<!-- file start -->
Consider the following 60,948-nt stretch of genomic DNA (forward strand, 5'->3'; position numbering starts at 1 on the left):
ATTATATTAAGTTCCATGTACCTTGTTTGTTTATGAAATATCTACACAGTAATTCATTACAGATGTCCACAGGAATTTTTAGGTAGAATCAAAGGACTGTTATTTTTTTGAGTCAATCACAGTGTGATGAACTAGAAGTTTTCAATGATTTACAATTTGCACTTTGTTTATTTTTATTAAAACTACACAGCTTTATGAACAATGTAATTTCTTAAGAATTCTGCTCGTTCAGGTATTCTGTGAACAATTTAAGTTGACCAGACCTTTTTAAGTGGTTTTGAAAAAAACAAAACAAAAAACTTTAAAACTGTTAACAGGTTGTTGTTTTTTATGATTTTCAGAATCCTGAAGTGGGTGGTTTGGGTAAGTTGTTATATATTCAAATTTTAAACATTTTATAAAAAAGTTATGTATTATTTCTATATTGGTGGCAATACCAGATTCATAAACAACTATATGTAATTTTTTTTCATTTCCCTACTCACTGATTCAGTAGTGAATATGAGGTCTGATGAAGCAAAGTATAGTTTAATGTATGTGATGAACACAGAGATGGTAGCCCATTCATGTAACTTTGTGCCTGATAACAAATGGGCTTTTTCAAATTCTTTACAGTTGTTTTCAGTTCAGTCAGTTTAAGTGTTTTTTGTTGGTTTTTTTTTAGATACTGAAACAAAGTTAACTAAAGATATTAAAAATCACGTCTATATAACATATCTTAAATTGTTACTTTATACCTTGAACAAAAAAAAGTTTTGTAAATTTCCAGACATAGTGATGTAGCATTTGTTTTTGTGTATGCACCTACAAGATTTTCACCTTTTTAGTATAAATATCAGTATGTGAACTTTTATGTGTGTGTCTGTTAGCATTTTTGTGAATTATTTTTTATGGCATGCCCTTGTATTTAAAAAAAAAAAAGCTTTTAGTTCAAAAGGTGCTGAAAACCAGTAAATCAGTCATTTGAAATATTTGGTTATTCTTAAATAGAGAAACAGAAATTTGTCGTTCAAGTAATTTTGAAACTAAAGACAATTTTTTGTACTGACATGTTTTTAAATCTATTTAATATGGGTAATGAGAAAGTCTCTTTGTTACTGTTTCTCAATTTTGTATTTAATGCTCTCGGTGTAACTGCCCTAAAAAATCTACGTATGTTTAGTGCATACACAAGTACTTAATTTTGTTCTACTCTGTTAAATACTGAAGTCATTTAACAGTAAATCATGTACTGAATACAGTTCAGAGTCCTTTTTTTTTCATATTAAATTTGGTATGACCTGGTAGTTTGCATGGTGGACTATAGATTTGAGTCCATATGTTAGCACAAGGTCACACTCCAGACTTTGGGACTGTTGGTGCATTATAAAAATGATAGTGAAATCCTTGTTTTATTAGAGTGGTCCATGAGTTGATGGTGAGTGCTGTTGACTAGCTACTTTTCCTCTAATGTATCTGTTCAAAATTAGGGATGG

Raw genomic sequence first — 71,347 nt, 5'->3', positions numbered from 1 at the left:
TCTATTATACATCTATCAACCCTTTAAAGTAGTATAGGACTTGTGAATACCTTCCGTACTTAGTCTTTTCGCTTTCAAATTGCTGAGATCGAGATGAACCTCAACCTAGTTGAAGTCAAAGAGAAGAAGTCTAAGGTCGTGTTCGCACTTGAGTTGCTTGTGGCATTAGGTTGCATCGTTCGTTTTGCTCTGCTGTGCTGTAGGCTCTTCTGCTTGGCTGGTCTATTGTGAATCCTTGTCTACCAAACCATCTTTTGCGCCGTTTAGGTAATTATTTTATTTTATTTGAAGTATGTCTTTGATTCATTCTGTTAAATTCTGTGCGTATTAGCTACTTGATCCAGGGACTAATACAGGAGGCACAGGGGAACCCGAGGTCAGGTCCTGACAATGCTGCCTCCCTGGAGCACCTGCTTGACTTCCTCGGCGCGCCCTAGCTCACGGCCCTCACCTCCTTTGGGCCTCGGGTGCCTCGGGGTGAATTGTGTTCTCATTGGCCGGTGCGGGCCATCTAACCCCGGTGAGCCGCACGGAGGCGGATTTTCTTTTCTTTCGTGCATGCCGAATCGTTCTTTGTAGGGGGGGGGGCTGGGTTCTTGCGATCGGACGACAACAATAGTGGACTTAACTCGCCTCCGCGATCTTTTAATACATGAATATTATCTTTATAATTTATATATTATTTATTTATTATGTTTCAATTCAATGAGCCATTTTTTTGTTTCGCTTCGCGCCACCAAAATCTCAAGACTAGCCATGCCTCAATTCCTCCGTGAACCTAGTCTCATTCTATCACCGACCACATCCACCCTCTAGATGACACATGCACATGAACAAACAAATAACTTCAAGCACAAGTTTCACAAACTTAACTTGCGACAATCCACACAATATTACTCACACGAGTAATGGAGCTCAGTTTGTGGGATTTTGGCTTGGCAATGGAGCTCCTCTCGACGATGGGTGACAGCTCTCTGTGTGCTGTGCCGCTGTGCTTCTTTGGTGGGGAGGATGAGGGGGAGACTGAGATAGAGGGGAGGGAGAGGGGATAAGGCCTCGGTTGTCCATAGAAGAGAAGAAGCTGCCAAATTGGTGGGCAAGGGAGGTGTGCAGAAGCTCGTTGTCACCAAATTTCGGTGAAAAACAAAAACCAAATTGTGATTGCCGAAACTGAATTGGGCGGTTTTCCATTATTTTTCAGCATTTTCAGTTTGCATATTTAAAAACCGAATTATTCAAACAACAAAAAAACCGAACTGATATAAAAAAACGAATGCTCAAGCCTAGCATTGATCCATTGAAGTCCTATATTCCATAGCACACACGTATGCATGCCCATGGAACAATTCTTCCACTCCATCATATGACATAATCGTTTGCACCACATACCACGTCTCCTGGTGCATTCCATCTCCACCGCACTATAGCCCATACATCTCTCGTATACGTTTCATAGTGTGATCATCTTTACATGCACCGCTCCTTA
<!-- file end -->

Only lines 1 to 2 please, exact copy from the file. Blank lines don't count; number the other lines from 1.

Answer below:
Consider the following 60,948-nt stretch of genomic DNA (forward strand, 5'->3'; position numbering starts at 1 on the left):
ATTATATTAAGTTCCATGTACCTTGTTTGTTTATGAAATATCTACACAGTAATTCATTACAGATGTCCACAGGAATTTTTAGGTAGAATCAAAGGACTGTTATTTTTTTGAGTCAATCACAGTGTGATGAACTAGAAGTTTTCAATGATTTACAATTTGCACTTTGTTTATTTTTATTAAAACTACACAGCTTTATGAACAATGTAATTTCTTAAGAATTCTGCTCGTTCAGGTATTCTGTGAACAATTTAAGTTGACCAGACCTTTTTAAGTGGTTTTGAAAAAAACAAAACAAAAAACTTTAAAACTGTTAACAGGTTGTTGTTTTTTATGATTTTCAGAATCCTGAAGTGGGTGGTTTGGGTAAGTTGTTATATATTCAAATTTTAAACATTTTATAAAAAAGTTATGTATTATTTCTATATTGGTGGCAATACCAGATTCATAAACAACTATATGTAATTTTTTTTCATTTCCCTACTCACTGATTCAGTAGTGAATATGAGGTCTGATGAAGCAAAGTATAGTTTAATGTATGTGATGAACACAGAGATGGTAGCCCATTCATGTAACTTTGTGCCTGATAACAAATGGGCTTTTTCAAATTCTTTACAGTTGTTTTCAGTTCAGTCAGTTTAAGTGTTTTTTGTTGGTTTTTTTTTAGATACTGAAACAAAGTTAACTAAAGATATTAAAAATCACGTCTATATAACATATCTTAAATTGTTACTTTATACCTTGAACAAAAAAAAGTTTTGTAAATTTCCAGACATAGTGATGTAGCATTTGTTTTTGTGTATGCACCTACAAGATTTTCACCTTTTTAGTATAAATATCAGTATGTGAACTTTTATGTGTGTGTCTGTTAGCATTTTTGTGAATTATTTTTTATGGCATGCCCTTGTATTTAAAAAAAAAAAAGCTTTTAGTTCAAAAGGTGCTGAAAACCAGTAAATCAGTCATTTGAAATATTTGGTTATTCTTAAATAGAGAAACAGAAATTTGTCGTTCAAGTAATTTTGAAACTAAAGACAATTTTTTGTACTGACATGTTTTTAAATCTATTTAATATGGGTAATGAGAAAGTCTCTTTGTTACTGTTTCTCAATTTTGTATTTAATGCTCTCGGTGTAACTGCCCTAAAAAATCTACGTATGTTTAGTGCATACACAAGTACTTAATTTTGTTCTACTCTGTTAAATACTGAAGTCATTTAACAGTAAATCATGTACTGAATACAGTTCAGAGTCCTTTTTTTTTCATATTAAATTTGGTATGACCTGGTAGTTTGCATGGTGGACTATAGATTTGAGTCCATATGTTAGCACAAGGTCACACTCCAGACTTTGGGACTGTTGGTGCATTATAAAAATGATAGTGAAATCCTTGTTTTATTAGAGTGGTCCATGAGTTGATGGTGAGTGCTGTTGACTAGCTACTTTTCCTCTAATGTATCTGTTCAAAATTAGGGATGG